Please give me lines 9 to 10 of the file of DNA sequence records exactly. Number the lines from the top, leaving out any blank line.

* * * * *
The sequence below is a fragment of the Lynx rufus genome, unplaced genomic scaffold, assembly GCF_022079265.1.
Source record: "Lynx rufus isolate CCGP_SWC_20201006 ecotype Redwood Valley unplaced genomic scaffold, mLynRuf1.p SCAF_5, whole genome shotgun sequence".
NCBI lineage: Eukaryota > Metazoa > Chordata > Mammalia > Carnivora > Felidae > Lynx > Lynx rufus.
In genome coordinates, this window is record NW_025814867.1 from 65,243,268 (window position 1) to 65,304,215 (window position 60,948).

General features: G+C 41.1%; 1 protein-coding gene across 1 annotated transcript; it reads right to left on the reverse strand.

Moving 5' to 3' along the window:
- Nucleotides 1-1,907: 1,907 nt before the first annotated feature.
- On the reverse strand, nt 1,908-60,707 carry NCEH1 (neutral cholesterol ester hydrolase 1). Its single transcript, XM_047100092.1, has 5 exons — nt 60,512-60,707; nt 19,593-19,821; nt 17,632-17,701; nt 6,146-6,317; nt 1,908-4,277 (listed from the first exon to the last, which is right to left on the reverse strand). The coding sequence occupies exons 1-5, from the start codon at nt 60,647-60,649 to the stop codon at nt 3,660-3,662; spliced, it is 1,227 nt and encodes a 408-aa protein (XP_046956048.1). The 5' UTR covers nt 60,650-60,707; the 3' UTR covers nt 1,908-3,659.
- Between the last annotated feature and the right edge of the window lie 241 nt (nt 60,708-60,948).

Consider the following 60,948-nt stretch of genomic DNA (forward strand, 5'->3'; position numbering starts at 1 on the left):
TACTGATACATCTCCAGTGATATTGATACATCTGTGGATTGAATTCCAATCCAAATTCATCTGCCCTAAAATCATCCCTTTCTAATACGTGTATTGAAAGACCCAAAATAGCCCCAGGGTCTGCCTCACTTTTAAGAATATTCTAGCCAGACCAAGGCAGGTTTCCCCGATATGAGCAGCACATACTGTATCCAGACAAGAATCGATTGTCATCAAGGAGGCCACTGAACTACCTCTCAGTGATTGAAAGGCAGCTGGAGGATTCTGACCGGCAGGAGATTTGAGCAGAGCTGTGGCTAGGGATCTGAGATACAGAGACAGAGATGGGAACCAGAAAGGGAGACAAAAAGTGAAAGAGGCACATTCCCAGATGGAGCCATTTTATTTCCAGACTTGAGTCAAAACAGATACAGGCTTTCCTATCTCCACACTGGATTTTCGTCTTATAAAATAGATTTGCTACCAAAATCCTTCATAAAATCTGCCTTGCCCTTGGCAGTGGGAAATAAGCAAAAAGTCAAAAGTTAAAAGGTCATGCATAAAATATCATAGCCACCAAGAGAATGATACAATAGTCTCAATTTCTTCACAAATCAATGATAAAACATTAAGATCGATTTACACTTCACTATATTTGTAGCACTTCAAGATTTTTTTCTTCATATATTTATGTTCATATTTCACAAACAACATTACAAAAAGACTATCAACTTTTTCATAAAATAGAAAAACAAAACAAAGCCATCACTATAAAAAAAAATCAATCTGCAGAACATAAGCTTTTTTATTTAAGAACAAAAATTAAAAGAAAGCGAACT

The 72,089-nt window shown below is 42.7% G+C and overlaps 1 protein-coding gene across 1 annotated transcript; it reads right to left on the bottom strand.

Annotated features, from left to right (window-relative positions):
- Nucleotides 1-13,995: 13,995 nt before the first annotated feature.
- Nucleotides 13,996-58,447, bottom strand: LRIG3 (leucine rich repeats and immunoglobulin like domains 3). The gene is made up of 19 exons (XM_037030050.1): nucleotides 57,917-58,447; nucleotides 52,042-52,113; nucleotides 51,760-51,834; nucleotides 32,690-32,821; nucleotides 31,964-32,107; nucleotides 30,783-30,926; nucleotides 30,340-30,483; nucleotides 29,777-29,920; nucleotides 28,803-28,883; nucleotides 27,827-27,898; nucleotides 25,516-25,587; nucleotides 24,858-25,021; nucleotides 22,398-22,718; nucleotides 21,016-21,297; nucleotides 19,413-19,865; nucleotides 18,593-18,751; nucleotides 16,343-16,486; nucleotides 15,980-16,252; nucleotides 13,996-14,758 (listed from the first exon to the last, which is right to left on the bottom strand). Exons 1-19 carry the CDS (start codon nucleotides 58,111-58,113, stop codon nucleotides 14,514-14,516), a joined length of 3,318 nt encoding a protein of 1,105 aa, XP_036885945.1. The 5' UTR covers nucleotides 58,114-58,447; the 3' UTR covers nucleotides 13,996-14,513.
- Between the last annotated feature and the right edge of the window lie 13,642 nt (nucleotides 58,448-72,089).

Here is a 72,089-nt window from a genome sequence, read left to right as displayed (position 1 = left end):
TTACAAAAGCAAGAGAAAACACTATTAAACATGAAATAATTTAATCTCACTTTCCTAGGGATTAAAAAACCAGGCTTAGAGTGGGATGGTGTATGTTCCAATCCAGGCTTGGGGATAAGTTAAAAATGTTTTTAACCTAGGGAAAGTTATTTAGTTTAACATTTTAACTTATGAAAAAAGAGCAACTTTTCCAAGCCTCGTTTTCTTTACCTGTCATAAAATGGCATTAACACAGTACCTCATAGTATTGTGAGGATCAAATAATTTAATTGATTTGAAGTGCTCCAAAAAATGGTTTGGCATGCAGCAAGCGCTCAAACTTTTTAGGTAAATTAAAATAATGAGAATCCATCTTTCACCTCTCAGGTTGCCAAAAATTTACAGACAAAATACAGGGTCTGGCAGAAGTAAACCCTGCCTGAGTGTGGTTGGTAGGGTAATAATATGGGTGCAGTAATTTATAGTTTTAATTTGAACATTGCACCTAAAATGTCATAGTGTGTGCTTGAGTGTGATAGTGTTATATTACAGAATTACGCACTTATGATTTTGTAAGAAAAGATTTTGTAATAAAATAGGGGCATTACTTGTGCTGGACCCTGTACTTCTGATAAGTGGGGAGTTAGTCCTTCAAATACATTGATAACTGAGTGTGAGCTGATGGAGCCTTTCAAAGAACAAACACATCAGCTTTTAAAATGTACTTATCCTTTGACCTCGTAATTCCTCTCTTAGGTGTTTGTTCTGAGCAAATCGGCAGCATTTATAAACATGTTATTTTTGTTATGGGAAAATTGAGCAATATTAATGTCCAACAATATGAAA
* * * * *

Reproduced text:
- Between the last annotated feature and the right edge of the window lie 241 nt (nt 60,708-60,948).

Consider the following 60,948-nt stretch of genomic DNA (forward strand, 5'->3'; position numbering starts at 1 on the left):